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Who needs R&D tax credits?
October 2012
by Peter T. Kissinger  |  Email the author
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Who needs R&D tax credits? No one! As the year finishes out, I foresee more sausage-making on taxes and reducing federal expenses to avoid a sequester event. It won't be pretty, and perhaps Congress will just put the whole thing off for a few months. When I am sequestered, my goal is to be isolated from other people to avoid disturbances, allowing for quiet contemplation.  
 
It is on such occasions that I think about this column. Our current troubles stem from a widely embraced entitlement attitude that is wrapped in the utopian concept of fairness.  Taking has surpassed making in our collective consciousness. This thinking evolved over 50 years, but has been rapidly accelerating of late.  
 
We all take because others take, and it's about getting our fair share, or preferably, more. As making goes down and taking goes up, the pool we take from gets smaller and smaller. Proceeding along these lines has resulted in an unsustainable machine, decelerating from the frictions regulating business while complicating our tax system.  The word cliff has been used appropriately, and We The People (WTP) are heading for it fast.  
 
Scientists fit the pattern nicely. We want grants and we want tax credits as incentives that we surely deserve for life sciences, climate research, alternative energy sources, nanotechnology and After all, science is such a tiny part of government expenditures. 
 
Balderdash. To avoid the fiscal cliff and climb over the mountain of debt will require several decades. We will not get there until we moderate the entitlement mentality and return to being more makers than takers. The principles are well established by experiments completed in multiple countries over centuries, and the message is very clear. Government will have to focus, as it once did, on doing fewer things well.
 
The private sector will have to focus on investment, innovation and growth. Business must stop its own "working the system" with that game we call crony capitalism. Large firms get away with this by threats ("We'll move our headquarters. We'll close our factories."). These tantrums frequently engender a deal ("Here is your tax concession."). These temptations would go away with a one-size-fits-all tax system focused on individuals.  
 
No one with a brain makes an R&D decision based on tax credits. We make those decisions to try for a competitive advantage. If we don't achieve that advantage, we shouldn't expect to be partially reimbursed for the effort just to have our butts protected in a plea for fairness. It likewise is insane to tax the revenues of medical device companies, irrespective of their profitability.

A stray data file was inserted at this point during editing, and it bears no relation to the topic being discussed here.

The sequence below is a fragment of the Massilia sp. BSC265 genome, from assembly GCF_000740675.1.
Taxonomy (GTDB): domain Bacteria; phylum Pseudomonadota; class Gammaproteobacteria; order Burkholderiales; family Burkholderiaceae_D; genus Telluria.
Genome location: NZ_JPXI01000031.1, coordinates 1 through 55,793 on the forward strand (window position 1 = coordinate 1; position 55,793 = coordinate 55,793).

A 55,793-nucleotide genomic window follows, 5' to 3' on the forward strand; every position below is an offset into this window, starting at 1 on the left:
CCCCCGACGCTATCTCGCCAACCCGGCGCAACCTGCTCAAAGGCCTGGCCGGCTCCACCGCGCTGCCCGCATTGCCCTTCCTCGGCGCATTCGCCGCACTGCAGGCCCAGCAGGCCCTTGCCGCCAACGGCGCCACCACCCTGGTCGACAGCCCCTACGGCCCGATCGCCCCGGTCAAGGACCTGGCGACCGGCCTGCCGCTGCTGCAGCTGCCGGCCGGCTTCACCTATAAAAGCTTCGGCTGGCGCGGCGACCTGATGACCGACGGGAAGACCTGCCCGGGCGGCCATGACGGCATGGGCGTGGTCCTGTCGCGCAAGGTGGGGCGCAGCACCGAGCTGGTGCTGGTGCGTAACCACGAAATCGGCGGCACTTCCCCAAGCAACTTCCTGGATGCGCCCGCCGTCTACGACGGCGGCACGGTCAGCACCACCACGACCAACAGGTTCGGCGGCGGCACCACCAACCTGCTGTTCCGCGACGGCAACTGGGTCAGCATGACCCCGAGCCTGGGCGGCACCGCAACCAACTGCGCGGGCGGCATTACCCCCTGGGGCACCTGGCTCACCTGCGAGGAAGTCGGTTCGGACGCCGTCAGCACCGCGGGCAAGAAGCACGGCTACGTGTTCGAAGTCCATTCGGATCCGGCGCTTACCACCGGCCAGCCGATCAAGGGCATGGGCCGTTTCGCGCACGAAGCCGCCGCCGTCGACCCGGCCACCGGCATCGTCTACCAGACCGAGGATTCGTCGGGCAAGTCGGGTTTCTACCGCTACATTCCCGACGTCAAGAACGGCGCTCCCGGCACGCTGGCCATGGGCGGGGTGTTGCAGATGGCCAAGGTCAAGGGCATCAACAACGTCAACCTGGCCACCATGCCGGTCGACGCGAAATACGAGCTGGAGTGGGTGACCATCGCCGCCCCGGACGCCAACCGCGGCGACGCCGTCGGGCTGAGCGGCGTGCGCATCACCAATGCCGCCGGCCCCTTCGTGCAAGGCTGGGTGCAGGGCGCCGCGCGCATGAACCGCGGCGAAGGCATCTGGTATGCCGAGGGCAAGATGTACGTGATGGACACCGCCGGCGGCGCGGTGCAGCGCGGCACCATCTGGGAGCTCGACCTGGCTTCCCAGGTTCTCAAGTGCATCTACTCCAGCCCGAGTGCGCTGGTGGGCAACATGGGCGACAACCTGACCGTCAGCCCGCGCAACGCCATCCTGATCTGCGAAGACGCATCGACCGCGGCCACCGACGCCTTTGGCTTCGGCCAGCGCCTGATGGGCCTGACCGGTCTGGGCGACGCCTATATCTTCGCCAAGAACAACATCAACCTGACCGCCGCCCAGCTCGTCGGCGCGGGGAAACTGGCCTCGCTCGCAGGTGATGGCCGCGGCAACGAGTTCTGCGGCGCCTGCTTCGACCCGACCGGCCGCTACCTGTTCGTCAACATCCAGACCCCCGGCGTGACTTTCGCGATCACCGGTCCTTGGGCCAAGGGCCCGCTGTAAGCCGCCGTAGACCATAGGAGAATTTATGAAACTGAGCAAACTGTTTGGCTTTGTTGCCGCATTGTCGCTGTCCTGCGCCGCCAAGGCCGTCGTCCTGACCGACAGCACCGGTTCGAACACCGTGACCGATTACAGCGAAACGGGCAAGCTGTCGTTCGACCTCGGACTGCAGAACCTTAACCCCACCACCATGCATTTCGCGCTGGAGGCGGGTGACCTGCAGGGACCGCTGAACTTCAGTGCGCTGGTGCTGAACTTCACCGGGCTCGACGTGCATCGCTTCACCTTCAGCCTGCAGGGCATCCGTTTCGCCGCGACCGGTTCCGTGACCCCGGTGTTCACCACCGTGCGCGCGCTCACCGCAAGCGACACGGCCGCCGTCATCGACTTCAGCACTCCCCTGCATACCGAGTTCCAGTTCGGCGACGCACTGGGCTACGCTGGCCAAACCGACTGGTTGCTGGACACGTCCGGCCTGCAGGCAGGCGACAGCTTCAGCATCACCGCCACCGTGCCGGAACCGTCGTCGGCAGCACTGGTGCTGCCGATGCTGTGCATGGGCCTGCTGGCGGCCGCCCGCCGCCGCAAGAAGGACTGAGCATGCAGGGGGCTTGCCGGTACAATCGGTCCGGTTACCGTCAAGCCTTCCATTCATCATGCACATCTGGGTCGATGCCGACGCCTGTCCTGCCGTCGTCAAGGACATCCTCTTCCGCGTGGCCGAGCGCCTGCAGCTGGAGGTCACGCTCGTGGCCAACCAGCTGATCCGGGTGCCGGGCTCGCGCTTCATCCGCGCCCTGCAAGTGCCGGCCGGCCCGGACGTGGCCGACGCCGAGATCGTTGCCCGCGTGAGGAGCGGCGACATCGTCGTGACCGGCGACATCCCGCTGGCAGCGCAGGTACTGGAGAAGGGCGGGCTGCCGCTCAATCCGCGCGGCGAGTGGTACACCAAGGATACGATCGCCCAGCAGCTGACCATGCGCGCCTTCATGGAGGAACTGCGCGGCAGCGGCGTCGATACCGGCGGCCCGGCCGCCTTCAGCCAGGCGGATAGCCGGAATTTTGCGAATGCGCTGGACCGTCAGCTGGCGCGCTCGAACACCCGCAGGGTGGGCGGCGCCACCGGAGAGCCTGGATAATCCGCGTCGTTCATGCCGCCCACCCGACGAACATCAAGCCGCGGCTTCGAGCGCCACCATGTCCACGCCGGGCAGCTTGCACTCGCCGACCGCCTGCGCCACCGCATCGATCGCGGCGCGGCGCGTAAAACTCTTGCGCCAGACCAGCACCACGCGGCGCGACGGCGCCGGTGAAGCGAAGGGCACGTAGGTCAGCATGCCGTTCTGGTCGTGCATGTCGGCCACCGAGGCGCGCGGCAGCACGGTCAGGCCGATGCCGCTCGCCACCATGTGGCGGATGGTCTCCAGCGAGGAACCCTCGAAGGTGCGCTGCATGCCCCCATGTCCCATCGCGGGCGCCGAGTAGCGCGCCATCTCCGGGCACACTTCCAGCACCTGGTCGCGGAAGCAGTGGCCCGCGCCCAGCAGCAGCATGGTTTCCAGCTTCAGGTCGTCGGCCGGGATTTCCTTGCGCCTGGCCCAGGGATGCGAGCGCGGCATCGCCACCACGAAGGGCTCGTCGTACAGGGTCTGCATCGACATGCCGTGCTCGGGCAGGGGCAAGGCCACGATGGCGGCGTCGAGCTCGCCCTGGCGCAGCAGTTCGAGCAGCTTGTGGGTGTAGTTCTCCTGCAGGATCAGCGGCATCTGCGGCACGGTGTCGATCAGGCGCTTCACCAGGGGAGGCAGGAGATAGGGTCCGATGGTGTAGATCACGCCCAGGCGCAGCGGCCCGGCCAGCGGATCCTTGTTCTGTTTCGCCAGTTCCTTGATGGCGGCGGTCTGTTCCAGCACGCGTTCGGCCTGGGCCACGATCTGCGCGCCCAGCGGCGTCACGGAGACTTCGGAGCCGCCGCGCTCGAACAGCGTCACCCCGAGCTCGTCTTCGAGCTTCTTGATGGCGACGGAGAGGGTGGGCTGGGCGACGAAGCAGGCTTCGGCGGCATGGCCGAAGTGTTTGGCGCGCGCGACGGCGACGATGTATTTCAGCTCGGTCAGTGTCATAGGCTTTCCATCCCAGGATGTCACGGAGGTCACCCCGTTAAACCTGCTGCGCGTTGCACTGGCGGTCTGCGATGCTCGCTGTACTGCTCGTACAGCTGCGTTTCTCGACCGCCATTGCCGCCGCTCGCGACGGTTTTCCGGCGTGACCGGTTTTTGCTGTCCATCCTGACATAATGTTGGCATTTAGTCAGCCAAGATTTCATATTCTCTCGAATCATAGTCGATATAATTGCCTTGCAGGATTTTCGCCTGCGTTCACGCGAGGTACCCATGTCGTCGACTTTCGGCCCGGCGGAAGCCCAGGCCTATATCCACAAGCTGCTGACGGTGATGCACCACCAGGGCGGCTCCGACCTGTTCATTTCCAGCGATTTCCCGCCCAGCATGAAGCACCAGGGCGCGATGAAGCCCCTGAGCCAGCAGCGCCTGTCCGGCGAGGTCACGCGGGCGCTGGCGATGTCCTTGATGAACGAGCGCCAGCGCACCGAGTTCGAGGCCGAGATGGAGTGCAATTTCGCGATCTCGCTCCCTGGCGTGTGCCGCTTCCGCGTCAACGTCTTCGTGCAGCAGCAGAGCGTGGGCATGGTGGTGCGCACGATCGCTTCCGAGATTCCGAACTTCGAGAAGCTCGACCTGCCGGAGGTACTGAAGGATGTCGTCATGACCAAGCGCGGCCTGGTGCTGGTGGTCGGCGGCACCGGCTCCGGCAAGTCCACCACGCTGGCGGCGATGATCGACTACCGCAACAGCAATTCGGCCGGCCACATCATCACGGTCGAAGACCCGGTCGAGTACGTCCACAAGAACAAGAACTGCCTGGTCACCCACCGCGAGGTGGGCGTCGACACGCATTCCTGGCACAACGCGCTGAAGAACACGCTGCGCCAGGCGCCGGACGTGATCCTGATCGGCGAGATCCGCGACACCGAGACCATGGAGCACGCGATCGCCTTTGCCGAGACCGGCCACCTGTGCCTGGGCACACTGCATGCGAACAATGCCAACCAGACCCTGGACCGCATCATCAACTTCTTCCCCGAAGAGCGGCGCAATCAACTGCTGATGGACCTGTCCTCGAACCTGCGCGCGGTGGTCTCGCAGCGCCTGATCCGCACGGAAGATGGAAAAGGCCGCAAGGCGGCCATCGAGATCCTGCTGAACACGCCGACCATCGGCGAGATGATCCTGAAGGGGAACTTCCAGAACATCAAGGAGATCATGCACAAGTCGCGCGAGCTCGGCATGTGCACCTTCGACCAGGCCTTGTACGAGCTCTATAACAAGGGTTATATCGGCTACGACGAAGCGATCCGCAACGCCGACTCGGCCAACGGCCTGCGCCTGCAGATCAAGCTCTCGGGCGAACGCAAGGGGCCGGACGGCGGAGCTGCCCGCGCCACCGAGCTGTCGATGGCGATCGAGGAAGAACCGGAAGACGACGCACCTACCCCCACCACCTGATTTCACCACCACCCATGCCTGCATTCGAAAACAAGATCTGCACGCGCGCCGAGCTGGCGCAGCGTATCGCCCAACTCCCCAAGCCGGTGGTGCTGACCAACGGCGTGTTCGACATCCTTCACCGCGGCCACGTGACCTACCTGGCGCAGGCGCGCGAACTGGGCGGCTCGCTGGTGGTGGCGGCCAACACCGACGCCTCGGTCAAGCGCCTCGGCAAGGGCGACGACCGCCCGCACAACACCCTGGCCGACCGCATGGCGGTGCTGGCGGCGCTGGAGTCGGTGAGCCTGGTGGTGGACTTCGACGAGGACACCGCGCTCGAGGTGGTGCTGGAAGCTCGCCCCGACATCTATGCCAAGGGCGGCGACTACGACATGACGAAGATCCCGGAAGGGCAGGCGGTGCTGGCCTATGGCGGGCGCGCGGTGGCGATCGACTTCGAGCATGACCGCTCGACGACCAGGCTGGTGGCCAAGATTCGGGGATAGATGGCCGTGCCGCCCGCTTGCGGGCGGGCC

Is there a psychiatrist in the house? It makes as little sense to tax business income as it does to offer tax credits for wind, biofuels or R&D. Business taxes are taxes on employees, customers and shareholders. WTP must raise revenue for those few things we need our federal government to do for the common good, among them paying down our severe debt. The best way to do that is with minimum friction from credits, deductions, preferences and political donations. Broadening the base of individuals who pay (and businesses if they must), reducing the rates they pay and simplifying the paperwork has been overwhelmingly recommended by every bipartisan group who has seriously studied the problem. It is time to just do it. Science and technology based companies, energy firms included, should neither be punished nor rewarded more than all the rest.   
 
We now enter the time for giving thanks and enjoying the shortest days of the year with traditional decorations, songs, feasts and hope for a new year, one with the unluckiest sobriquet of the new century, 2013. Let's defy that label, declare an armistice between political parties and actually fix things for the long term.  
 
WTP are unemployed because capital is unemployed. Capital is unemployed because it foresees an unreliable future for returns. Allow capital to do its work, and our economy would recover very quickly. We could start paying down the debt with restrained spending with increased tax revenue. There is no alternative if we accept survival as the preferred option. We will not survive if we remain takers all. Enjoy the holidays, the purest of these being Thanksgiving. It's better to make than to take.
  
Peter T. Kissinger is professor of chemistry at Purdue University, chairman emeritus of BASi and a director of Chembio Diagnostics, Phlebotics and Prosolia.             
 

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